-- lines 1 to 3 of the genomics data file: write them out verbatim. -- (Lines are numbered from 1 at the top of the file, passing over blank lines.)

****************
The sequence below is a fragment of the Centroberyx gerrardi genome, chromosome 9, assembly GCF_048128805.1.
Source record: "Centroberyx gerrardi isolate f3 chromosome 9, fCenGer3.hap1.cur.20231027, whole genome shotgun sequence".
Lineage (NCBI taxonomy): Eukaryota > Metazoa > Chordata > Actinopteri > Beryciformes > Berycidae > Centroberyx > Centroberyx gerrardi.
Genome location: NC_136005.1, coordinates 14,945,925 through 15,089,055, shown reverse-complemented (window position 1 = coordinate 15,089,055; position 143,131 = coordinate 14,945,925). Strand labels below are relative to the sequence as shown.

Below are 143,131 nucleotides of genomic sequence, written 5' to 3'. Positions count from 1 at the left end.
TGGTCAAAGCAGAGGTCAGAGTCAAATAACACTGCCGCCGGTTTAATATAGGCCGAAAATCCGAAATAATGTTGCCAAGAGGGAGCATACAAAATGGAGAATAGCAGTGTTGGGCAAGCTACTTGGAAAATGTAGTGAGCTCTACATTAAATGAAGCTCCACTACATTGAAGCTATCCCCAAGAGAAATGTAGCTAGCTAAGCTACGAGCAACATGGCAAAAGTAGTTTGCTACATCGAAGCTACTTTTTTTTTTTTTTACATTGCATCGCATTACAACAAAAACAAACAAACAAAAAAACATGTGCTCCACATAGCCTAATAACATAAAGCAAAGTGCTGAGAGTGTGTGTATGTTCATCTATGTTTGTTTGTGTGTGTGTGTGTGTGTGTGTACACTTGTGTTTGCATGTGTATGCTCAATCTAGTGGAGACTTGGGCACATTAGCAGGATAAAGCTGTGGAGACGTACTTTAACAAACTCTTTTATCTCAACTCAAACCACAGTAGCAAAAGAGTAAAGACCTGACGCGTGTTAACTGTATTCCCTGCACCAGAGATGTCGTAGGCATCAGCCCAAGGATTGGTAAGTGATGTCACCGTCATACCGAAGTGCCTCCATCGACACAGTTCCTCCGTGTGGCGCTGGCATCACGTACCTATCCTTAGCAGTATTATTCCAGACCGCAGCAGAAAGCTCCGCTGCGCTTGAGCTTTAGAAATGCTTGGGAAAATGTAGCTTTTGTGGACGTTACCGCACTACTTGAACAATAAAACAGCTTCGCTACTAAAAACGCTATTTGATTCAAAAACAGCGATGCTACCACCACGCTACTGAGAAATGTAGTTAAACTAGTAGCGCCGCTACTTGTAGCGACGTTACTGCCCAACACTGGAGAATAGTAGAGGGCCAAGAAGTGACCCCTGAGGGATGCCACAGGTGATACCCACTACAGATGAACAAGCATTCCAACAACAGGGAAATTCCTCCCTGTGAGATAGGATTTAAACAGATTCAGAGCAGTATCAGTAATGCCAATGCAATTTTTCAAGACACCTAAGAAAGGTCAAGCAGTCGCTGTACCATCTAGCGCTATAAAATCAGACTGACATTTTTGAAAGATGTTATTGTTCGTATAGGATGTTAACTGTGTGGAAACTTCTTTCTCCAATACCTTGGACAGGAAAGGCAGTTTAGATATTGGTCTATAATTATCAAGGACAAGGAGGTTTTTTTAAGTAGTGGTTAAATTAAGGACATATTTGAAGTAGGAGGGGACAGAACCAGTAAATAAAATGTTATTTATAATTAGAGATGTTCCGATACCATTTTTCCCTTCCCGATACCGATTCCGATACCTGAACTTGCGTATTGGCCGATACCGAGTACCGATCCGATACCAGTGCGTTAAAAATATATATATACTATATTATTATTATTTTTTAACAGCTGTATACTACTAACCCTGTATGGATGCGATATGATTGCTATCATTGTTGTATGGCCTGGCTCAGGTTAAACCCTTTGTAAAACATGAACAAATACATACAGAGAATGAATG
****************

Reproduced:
The sequence below is a fragment of the Centroberyx gerrardi genome, chromosome 9, assembly GCF_048128805.1.
Source record: "Centroberyx gerrardi isolate f3 chromosome 9, fCenGer3.hap1.cur.20231027, whole genome shotgun sequence".
Lineage (NCBI taxonomy): Eukaryota > Metazoa > Chordata > Actinopteri > Beryciformes > Berycidae > Centroberyx > Centroberyx gerrardi.